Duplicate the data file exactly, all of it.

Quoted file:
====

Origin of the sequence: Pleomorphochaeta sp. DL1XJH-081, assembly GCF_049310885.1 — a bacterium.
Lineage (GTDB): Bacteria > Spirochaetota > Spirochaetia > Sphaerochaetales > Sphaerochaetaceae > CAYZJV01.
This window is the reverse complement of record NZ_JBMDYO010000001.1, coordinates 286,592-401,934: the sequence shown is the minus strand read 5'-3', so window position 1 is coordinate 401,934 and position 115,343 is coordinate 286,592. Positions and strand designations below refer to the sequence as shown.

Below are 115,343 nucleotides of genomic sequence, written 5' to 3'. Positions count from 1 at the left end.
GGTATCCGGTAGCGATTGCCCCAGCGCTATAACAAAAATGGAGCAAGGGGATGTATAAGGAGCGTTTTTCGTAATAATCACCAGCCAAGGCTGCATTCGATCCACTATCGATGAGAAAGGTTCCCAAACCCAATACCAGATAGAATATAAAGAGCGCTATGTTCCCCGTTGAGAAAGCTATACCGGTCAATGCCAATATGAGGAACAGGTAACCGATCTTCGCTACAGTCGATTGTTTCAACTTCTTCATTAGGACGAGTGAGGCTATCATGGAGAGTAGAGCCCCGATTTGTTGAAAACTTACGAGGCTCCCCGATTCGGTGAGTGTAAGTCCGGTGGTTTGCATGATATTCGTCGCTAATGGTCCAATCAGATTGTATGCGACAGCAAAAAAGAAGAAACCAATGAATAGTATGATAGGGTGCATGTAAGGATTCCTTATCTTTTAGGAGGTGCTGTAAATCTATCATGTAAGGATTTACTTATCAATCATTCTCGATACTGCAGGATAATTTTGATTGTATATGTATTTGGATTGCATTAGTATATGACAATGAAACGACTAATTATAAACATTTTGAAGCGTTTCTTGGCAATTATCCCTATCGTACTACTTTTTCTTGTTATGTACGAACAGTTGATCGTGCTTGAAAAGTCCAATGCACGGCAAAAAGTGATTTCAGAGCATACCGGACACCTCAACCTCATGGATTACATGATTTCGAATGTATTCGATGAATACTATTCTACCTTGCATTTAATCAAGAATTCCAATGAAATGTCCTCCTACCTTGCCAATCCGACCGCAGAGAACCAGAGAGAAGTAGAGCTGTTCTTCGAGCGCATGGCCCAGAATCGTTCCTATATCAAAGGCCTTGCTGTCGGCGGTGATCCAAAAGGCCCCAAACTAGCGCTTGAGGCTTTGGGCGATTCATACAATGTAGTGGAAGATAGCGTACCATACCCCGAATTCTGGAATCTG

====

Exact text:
Origin of the sequence: Pleomorphochaeta sp. DL1XJH-081, assembly GCF_049310885.1 — a bacterium.
Lineage (GTDB): Bacteria > Spirochaetota > Spirochaetia > Sphaerochaetales > Sphaerochaetaceae > CAYZJV01.
This window is the reverse complement of record NZ_JBMDYO010000001.1, coordinates 286,592-401,934: the sequence shown is the minus strand read 5'-3', so window position 1 is coordinate 401,934 and position 115,343 is coordinate 286,592. Positions and strand designations below refer to the sequence as shown.

Below are 115,343 nucleotides of genomic sequence, written 5' to 3'. Positions count from 1 at the left end.
GGTATCCGGTAGCGATTGCCCCAGCGCTATAACAAAAATGGAGCAAGGGGATGTATAAGGAGCGTTTTTCGTAATAATCACCAGCCAAGGCTGCATTCGATCCACTATCGATGAGAAAGGTTCCCAAACCCAATACCAGATAGAATATAAAGAGCGCTATGTTCCCCGTTGAGAAAGCTATACCGGTCAATGCCAATATGAGGAACAGGTAACCGATCTTCGCTACAGTCGATTGTTTCAACTTCTTCATTAGGACGAGTGAGGCTATCATGGAGAGTAGAGCCCCGATTTGTTGAAAACTTACGAGGCTCCCCGATTCGGTGAGTGTAAGTCCGGTGGTTTGCATGATATTCGTCGCTAATGGTCCAATCAGATTGTATGCGACAGCAAAAAAGAAGAAACCAATGAATAGTATGATAGGGTGCATGTAAGGATTCCTTATCTTTTAGGAGGTGCTGTAAATCTATCATGTAAGGATTTACTTATCAATCATTCTCGATACTGCAGGATAATTTTGATTGTATATGTATTTGGATTGCATTAGTATATGACAATGAAACGACTAATTATAAACATTTTGAAGCGTTTCTTGGCAATTATCCCTATCGTACTACTTTTTCTTGTTATGTACGAACAGTTGATCGTGCTTGAAAAGTCCAATGCACGGCAAAAAGTGATTTCAGAGCATACCGGACACCTCAACCTCATGGATTACATGATTTCGAATGTATTCGATGAATACTATTCTACCTTGCATTTAATCAAGAATTCCAATGAAATGTCCTCCTACCTTGCCAATCCGACCGCAGAGAACCAGAGAGAAGTAGAGCTGTTCTTCGAGCGCATGGCCCAGAATCGTTCCTATATCAAAGGCCTTGCTGTCGGCGGTGATCCAAAAGGCCCCAAACTAGCGCTTGAGGCTTTGGGCGATTCATACAATGTAGTGGAAGATAGCGTACCATACCCCGAATTCTGGAATCTG